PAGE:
Noise Phobias

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Firework stress affects almost 50% of dogs and many cats too, as well as rabbits and other pets.. Fireworks are no longer a 5th November only event and are heard throughout the Autumn and often used for many other celebrations such as birthdays, weddings and carnivals. Stress can manifest itself in many ways – many dogs will run around and vocalise, some even become destructive and may harm themselves. However, sometimes the signs of stress can be much more subtle. This is especially true for cats – they will often ‘withdraw’ and hide, meaning that their stress is not easily recognised, or will groom excessively and cause damage to the hair and skin.

If stress associated with fireworks is not dealt with, it often progresses to fear of other sounds like thunder and gunshots and eventually even every day noises such as car doors slamming. As a result we need to address this problem promptly and effectively to improve the welfare of our pets.

Managing firework stress needs an approach to both the short and long term issue. In the short term we must manage our pets on the night. Long term we need to change the feelings our pets associate with fireworks in order that they do not become stressed.

Short Term Management

Short term management helps our pets cope during the firework season. Below are some useful tips to help your pet.

  • Provide a den or hiding place – ideally where your pet would normally seek refuge, start early so that they can get used to the hiding area, this may be under the bed, so use toys and treats before the firework season starts, or it may be crates for dogs, with blankets to cover them or even behind the sofa, with a tent like area. Cats are often happy with cardboard boxes, so these can be left in different areas of the house for your cat to choose their most comfortable place.
  • Muffle the sound of the fireworks – turn on the radio or television but have them at a normal sound volume, close the curtains, so the flashing lights can't be seen.
  • Keep your pet inside – close the cat flap and ensure your dog or cat is not able to access the garden. Walk your dog earlier in the day to avoid the times that fireworks are let off.
  • Do not fuss them, or tell them off, if they are stressed. Only interfere if you think your pet could hurt itself. If they come to you stroke them but try to act as normally as possible.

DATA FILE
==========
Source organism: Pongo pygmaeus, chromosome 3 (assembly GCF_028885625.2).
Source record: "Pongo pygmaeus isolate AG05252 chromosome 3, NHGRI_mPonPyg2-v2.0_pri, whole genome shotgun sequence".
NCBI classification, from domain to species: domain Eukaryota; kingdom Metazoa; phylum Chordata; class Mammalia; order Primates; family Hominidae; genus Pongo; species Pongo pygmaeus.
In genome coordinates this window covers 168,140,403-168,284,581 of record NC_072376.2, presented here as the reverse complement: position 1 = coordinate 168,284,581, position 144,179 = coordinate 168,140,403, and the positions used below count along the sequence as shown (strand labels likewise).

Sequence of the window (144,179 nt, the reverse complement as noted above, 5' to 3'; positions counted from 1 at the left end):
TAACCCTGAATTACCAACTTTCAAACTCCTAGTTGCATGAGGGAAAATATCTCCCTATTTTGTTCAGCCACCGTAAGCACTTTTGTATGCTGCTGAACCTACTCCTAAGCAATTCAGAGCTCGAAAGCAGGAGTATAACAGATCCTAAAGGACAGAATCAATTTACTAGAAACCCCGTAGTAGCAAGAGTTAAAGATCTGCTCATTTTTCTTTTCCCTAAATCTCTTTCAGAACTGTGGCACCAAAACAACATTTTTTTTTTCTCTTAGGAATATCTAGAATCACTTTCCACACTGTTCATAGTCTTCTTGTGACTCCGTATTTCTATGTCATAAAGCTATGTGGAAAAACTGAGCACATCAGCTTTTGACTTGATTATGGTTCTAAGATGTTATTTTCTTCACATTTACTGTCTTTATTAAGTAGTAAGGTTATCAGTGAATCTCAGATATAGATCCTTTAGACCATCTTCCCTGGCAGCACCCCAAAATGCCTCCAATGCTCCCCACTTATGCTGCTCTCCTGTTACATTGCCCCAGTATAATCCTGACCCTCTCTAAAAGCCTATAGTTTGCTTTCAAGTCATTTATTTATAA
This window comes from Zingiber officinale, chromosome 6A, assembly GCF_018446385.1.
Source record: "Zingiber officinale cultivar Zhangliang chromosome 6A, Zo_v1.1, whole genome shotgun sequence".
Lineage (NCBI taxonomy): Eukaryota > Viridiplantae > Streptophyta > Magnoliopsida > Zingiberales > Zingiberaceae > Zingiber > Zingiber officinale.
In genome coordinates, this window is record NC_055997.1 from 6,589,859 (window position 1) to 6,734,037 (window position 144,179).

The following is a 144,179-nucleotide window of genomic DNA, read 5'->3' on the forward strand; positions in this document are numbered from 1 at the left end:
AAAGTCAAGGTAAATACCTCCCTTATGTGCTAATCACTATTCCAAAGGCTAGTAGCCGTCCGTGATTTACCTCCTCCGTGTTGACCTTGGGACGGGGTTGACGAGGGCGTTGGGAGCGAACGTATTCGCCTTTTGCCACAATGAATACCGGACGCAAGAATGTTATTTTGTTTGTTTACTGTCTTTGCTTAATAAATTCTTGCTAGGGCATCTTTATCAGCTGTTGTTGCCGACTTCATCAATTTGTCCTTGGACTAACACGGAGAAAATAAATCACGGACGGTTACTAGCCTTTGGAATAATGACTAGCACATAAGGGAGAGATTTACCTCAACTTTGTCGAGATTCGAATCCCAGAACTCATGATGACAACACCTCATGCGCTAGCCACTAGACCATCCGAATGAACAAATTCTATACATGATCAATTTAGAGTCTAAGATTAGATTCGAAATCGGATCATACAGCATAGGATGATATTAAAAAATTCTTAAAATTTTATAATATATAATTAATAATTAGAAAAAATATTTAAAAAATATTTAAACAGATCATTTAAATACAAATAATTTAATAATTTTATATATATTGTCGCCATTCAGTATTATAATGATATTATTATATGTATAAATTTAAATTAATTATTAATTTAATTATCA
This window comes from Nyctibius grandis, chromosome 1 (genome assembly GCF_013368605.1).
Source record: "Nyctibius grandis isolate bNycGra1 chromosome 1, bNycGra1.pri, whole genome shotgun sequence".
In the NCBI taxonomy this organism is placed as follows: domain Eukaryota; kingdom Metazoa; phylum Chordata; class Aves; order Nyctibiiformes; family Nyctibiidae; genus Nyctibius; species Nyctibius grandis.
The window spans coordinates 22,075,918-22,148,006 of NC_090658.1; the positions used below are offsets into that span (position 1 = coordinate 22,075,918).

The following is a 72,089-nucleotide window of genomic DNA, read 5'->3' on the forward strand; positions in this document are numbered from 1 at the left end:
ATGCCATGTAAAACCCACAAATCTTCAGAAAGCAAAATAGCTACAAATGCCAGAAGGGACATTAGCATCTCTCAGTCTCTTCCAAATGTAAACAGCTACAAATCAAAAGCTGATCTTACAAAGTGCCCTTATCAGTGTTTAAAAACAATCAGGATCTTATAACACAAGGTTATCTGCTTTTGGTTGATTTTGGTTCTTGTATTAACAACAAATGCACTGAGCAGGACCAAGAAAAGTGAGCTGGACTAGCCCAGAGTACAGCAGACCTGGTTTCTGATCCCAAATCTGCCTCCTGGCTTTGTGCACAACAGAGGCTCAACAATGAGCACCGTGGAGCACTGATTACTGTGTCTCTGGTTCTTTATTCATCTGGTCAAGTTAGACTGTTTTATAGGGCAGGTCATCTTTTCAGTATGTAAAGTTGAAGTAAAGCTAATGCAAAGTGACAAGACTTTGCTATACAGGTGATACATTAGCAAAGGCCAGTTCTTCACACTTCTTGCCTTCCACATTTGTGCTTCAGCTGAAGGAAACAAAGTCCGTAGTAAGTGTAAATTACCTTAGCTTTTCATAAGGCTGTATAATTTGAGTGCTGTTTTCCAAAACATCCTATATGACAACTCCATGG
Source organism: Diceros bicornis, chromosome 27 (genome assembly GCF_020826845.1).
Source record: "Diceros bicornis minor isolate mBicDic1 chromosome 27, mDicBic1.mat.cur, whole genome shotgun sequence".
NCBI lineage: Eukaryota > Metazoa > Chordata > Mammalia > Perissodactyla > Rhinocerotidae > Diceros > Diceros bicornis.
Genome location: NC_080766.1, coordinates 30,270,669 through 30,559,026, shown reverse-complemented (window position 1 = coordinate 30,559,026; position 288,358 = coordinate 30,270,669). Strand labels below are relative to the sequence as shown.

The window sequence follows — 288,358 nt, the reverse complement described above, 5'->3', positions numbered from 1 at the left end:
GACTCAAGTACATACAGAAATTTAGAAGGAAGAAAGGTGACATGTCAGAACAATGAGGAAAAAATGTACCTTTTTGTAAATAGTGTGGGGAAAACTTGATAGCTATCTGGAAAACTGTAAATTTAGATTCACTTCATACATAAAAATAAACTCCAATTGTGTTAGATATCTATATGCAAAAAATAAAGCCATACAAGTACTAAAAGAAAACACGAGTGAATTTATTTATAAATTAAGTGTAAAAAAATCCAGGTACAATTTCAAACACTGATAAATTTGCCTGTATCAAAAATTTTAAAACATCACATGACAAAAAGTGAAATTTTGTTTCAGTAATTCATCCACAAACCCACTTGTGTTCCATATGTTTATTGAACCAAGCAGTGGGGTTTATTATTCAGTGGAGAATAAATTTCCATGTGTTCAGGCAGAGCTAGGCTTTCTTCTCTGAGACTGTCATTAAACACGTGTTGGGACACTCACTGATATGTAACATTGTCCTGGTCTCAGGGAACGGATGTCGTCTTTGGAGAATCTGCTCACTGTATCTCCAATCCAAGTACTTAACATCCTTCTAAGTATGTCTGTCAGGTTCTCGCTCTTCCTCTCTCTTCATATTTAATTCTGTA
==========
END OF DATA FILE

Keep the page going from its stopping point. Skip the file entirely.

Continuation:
• Reward quiet, calm behaviour with treats or a quiet game.
  • Speak to your vet to get further advise and discuss natural calming remedies, or calming pheromone products or they may need prescription treatments that will have a short term effect.

The most important change that must be made is for you to change your behaviour. It is completely natural to want to reassure your pet when it is stressed – however all this does is reinforce the unwanted behaviour and unfortunately makes matters worse, so only make a fuss of them if they come to you.

Long Term Management

Sound desensitisation is proven to address the underlying problem by altering your pet’s reaction to the stress-inducing noises. It works by exposing your pet to the scary sounds under controlled conditions whilst it is doing something enjoyable such as chewing a favourite toy or treat. This then breaks the negative association that your pet has learned with respect to fireworks and makes the association more positive. The most common method uses Downloads which are played initially for a very short amount of time at low volume. The length of time and volume is gradually increased as your pet progresses through the programme.

Sound Desensitisation takes time – usually weeks to months and you must be guided by your pet as to how quickly you can progress through the program. It should not be performed when fireworks are likely to be heard. Therefore the best time to start is AFTER firework season – perhaps in the spring time. 

There are several supportive treatments that can be used to help your pets when confronted by loud noises, such as Adaptil collars or plug ins, Zylkene or Scullcap & Vallerian tablets. Please call us if you are worried to speak to or see one of our vets or our Behaviour nurse Kirsty Payne.

Please come and discuss your pet with us. Contact us on 01837 82327

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